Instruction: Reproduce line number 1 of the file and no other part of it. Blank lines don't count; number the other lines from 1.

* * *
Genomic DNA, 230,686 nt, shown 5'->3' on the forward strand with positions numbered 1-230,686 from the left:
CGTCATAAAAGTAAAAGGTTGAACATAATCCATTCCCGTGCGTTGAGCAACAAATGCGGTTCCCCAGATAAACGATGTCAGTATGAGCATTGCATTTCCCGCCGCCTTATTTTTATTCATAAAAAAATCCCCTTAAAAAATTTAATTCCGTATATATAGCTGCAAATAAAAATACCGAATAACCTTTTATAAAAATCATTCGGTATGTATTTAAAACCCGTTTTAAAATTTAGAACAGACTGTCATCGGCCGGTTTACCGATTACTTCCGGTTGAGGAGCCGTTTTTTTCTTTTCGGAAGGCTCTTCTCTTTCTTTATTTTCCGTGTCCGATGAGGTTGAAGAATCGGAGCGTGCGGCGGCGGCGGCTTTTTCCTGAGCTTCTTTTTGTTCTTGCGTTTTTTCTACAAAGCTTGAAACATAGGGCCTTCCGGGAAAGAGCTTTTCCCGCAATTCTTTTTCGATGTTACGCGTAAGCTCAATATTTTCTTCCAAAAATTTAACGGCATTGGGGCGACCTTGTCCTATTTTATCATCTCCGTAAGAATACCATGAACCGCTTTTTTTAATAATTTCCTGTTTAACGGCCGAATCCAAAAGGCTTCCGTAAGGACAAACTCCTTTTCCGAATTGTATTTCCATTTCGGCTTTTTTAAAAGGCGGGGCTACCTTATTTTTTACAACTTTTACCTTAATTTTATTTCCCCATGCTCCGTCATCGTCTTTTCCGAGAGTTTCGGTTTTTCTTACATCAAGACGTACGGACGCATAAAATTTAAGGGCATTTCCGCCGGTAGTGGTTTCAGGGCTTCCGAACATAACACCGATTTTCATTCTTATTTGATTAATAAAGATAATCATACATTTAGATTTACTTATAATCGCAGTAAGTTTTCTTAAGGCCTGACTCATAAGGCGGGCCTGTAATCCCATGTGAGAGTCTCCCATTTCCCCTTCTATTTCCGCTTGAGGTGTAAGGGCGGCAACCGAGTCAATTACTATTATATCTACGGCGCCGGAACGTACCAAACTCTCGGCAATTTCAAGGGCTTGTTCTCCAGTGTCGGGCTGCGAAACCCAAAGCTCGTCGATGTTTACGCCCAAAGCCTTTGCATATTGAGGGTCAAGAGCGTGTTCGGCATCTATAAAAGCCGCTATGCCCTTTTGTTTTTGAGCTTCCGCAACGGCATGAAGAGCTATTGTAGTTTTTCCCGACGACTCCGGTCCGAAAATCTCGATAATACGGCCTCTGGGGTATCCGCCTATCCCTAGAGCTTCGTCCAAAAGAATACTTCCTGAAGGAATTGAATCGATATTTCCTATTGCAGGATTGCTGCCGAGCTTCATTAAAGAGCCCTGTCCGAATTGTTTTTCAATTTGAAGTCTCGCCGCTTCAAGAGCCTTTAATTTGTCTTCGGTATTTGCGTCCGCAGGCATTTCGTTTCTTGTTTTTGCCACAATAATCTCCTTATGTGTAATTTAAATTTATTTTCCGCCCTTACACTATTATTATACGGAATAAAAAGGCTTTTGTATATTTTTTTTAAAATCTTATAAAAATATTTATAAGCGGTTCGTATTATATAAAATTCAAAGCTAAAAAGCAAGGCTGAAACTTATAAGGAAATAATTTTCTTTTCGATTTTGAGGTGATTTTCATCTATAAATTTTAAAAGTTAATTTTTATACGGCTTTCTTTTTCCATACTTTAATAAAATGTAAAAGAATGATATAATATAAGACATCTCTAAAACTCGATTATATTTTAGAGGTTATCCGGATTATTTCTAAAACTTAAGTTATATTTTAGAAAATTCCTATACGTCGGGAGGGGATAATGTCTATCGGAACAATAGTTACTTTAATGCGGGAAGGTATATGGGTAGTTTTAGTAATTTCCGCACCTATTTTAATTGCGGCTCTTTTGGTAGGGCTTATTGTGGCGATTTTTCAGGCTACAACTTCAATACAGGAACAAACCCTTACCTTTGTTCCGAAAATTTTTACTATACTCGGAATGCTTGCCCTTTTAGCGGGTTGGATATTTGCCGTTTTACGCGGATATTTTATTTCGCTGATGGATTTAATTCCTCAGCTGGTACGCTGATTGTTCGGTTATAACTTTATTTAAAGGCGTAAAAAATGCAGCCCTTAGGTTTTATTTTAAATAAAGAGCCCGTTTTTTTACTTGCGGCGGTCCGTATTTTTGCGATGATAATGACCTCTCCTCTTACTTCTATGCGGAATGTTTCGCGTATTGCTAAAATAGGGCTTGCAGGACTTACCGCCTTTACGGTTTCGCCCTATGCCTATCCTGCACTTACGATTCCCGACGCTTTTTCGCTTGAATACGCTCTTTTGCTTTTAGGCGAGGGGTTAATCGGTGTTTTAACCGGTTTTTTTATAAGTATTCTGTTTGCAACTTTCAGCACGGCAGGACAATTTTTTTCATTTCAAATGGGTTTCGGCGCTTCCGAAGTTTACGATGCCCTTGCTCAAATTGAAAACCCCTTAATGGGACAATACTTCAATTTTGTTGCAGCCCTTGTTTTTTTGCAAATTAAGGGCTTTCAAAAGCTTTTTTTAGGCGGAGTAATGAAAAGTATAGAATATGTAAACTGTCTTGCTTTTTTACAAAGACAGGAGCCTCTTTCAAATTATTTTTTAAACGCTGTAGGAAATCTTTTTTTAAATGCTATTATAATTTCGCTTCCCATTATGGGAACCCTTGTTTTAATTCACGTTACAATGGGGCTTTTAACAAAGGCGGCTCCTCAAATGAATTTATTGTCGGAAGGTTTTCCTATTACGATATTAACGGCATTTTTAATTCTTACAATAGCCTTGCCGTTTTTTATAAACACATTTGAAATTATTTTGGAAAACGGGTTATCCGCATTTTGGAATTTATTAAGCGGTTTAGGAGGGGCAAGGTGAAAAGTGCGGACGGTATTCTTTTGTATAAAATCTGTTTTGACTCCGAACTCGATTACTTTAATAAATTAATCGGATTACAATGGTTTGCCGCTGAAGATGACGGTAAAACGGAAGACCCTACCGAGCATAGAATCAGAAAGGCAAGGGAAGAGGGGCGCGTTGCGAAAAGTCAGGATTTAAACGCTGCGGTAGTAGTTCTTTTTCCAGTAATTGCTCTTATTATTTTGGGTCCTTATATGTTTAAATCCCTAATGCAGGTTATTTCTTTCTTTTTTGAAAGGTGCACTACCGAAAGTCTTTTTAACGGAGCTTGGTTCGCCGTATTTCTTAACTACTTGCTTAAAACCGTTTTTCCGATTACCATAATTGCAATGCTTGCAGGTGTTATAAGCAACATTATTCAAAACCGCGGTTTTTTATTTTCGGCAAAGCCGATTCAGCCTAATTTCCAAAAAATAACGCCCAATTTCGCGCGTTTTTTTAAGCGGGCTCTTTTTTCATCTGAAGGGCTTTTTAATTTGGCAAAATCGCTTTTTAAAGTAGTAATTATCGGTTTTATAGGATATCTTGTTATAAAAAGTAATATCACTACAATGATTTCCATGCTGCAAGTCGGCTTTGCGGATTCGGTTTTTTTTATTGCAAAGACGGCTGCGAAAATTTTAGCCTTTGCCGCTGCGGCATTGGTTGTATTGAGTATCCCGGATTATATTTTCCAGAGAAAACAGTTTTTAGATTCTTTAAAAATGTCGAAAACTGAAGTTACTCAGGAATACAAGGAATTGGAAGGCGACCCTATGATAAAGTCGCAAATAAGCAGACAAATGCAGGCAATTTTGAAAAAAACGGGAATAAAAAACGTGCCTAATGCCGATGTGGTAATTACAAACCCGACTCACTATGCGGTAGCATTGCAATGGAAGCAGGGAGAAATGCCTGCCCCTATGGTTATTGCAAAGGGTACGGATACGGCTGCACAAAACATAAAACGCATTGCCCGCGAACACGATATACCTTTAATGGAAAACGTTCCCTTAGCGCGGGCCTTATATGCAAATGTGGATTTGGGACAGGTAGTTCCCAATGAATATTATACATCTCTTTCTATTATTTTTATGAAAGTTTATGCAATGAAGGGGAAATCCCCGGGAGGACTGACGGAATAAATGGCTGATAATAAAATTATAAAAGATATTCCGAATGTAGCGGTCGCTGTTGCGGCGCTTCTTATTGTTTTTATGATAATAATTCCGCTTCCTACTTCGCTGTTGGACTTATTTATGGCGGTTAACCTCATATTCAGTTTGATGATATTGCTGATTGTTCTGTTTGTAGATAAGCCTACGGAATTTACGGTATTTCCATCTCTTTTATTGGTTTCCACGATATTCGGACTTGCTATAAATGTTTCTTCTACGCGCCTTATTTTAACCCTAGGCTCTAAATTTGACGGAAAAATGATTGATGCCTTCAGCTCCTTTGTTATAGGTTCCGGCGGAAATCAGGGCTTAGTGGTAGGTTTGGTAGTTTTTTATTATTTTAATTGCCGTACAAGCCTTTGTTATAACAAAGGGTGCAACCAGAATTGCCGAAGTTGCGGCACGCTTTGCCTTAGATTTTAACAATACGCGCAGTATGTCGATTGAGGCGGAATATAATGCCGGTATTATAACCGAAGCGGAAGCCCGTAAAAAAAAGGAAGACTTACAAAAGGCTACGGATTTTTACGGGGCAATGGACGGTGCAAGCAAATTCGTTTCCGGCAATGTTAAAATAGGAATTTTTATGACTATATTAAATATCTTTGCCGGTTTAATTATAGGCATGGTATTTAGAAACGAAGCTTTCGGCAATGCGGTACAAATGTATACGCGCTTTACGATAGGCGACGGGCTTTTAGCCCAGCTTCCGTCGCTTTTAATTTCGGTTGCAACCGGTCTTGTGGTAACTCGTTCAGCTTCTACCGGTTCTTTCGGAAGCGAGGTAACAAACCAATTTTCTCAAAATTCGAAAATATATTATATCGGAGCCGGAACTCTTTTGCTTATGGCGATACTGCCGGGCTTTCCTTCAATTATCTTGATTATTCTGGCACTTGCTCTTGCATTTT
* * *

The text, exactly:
Genomic DNA, 230,686 nt, shown 5'->3' on the forward strand with positions numbered 1-230,686 from the left: